There’s something about babies that brings out this unfamiliar voice and vocabulary. Suddenly, we’re speaking in a higher pitch and making up words like “boogly googly” and “nosey wosey.” But, how is this affecting our babies’ language development?
Brandee Charles, a speech-language pathologist who works with preschool and elementary-age children, said this type of talk is captivating to a baby. Baby talk, also called “motherese,” involves more dramatic facial expressions, prolonged vowel sounds, simplified grammar and higher pitches in the parents’ speech.
“Babies go through the very exciting stage of babbling between 4–6 months and this is a critical part of their development,” said Charles. “The pattern of ‘motherese’ supports this stage as it promotes interaction and communication because it is so highly engaging with the baby.”
Charles noted that physically interacting with your baby is also beneficial to language development. “Providing them with tummy time builds balance and strength, and having a parent on the floor with them face-to-face builds emotional bonds and opportunities for communication,” she said.
Babies absorb information by watching facial expressions and mouth movements, and will try to imitate what they see. Playing peek-a-boo or talking to your baby while she’s on the changing table can also serve as important building blocks toward communication.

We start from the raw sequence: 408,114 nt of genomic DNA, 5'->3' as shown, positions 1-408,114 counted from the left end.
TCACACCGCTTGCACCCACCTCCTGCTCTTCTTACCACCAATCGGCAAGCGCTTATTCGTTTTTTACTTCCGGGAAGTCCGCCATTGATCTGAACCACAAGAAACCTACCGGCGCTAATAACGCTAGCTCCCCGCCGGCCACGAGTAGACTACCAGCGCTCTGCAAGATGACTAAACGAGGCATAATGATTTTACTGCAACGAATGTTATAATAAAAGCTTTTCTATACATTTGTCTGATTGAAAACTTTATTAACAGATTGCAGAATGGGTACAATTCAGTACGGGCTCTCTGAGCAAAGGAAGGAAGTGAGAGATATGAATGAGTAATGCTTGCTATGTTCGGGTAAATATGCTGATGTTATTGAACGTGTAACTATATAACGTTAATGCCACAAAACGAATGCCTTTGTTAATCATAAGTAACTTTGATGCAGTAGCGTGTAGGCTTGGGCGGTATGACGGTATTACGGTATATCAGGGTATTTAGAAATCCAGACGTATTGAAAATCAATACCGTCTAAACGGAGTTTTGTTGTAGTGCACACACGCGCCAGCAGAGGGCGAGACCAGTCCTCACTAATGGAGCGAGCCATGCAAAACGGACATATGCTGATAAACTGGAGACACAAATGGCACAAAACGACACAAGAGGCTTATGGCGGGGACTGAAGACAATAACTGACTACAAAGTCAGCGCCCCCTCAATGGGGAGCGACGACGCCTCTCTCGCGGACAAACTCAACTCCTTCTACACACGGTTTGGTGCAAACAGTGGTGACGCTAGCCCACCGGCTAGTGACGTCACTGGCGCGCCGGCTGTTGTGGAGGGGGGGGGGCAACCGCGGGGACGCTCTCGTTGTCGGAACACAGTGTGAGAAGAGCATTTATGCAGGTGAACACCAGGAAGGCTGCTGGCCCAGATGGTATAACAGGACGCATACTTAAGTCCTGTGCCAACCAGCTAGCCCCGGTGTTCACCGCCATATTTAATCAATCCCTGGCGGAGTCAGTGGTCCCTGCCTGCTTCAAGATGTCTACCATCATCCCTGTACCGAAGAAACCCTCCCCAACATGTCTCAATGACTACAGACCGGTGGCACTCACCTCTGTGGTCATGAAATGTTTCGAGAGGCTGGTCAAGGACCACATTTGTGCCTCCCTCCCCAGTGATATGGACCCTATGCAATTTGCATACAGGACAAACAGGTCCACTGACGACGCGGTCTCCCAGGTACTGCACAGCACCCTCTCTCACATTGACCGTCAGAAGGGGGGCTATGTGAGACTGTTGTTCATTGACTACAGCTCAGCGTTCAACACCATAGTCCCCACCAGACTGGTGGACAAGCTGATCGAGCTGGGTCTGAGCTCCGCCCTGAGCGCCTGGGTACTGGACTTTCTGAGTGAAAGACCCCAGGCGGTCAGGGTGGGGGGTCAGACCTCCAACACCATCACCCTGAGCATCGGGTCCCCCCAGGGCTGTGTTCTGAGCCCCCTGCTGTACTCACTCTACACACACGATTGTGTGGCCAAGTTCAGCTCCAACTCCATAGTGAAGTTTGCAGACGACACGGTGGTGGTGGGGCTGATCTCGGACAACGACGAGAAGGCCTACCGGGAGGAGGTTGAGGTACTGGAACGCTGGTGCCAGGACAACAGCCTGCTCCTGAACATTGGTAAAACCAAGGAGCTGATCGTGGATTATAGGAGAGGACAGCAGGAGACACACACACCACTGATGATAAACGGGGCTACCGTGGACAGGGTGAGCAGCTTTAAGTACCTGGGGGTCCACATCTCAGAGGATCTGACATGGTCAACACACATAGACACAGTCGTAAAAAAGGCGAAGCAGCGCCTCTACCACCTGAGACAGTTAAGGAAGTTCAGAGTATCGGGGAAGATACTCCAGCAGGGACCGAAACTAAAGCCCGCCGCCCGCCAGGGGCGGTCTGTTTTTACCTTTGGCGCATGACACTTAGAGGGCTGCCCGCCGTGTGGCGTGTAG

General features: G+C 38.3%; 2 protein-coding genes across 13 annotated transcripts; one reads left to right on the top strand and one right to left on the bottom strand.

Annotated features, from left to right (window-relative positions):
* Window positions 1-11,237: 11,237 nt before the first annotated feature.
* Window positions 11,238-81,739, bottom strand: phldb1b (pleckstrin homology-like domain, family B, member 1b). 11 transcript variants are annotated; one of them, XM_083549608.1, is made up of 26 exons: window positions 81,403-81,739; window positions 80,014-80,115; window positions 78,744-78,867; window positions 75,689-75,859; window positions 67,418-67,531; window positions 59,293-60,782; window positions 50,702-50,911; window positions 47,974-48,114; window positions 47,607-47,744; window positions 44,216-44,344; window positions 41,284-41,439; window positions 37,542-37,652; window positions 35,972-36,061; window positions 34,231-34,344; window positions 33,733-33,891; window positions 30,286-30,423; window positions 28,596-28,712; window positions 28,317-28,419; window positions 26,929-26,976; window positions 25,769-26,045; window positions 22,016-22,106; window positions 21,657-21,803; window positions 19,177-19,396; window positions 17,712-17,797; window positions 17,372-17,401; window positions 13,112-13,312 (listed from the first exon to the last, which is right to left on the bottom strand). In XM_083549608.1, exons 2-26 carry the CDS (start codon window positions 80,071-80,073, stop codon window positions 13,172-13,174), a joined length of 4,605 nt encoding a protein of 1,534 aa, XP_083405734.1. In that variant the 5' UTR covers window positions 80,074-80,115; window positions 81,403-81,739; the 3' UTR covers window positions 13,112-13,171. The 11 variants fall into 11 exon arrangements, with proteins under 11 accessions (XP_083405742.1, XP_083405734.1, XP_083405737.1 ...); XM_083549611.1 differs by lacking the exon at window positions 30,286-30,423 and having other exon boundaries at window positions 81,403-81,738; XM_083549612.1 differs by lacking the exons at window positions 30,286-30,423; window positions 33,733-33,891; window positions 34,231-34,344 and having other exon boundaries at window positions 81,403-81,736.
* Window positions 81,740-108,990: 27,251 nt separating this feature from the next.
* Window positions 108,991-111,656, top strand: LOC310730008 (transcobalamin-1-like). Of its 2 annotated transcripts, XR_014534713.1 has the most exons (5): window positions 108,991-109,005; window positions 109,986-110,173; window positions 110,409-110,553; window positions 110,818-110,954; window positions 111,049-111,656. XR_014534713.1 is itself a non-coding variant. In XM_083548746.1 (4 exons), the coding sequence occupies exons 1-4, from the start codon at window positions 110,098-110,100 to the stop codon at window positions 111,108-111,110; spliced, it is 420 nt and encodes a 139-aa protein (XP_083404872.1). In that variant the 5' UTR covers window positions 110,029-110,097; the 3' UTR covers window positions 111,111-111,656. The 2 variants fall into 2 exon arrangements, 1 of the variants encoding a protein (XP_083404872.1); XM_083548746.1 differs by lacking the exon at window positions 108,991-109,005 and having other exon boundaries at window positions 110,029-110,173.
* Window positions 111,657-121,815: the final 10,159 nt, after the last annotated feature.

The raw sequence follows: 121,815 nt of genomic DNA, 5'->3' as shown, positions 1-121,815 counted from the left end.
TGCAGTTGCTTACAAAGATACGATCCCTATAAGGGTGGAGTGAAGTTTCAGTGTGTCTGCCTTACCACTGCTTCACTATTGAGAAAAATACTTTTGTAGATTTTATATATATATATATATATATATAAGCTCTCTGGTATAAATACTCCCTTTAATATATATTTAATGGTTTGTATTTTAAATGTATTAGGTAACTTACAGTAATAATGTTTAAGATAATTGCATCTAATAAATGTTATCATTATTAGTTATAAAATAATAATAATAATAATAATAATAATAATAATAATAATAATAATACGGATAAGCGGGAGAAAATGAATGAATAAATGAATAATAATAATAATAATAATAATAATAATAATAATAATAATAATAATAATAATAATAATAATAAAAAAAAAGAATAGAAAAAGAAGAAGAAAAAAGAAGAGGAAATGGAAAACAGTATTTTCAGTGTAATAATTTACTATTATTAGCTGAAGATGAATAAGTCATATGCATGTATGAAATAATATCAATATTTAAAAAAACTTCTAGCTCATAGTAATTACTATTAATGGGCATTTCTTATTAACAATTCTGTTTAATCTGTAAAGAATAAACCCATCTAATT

Avoiding screen time, for both parents and babies, may also be best for boosting language skills. Research from the University of North Carolina shows that babies prefer the sound of a mother’s voice over any other voice, while other studies from the US, Switzerland, Taiwan and Scotland indicate babies prefer positive face-to-face interactions for visual stimulation versus any other stimulus. With these studies in mind, it seems that babies learn best by imitating their mothers’ facial expressions and mouth movements instead of mimicking what they see on screens.
“Babies are hardwired to tune in to their parents, and parents best serve their children when they are available and responsive,” said Charles. “The biggest gift we can give to our children is our undivided time.”
By the time your child turns 3, he will have outgrown the “motherese” speech pattern. I miss the days of hearing my son say “ammit” for elephant, but promoting clear speech is important for children. “We don’t want to forget all the sweet little speech patterns our babies use, but we also don’t want to hold them back from their potential to mature in their production of words and speech sounds at the appropriate age,” said Charles.
Tip from Brandee:
If you don’t want to forget all of the cute things your baby used to say, videotape your child saying some of your favorites so you can revisit them while encouraging appropriate speech patterns!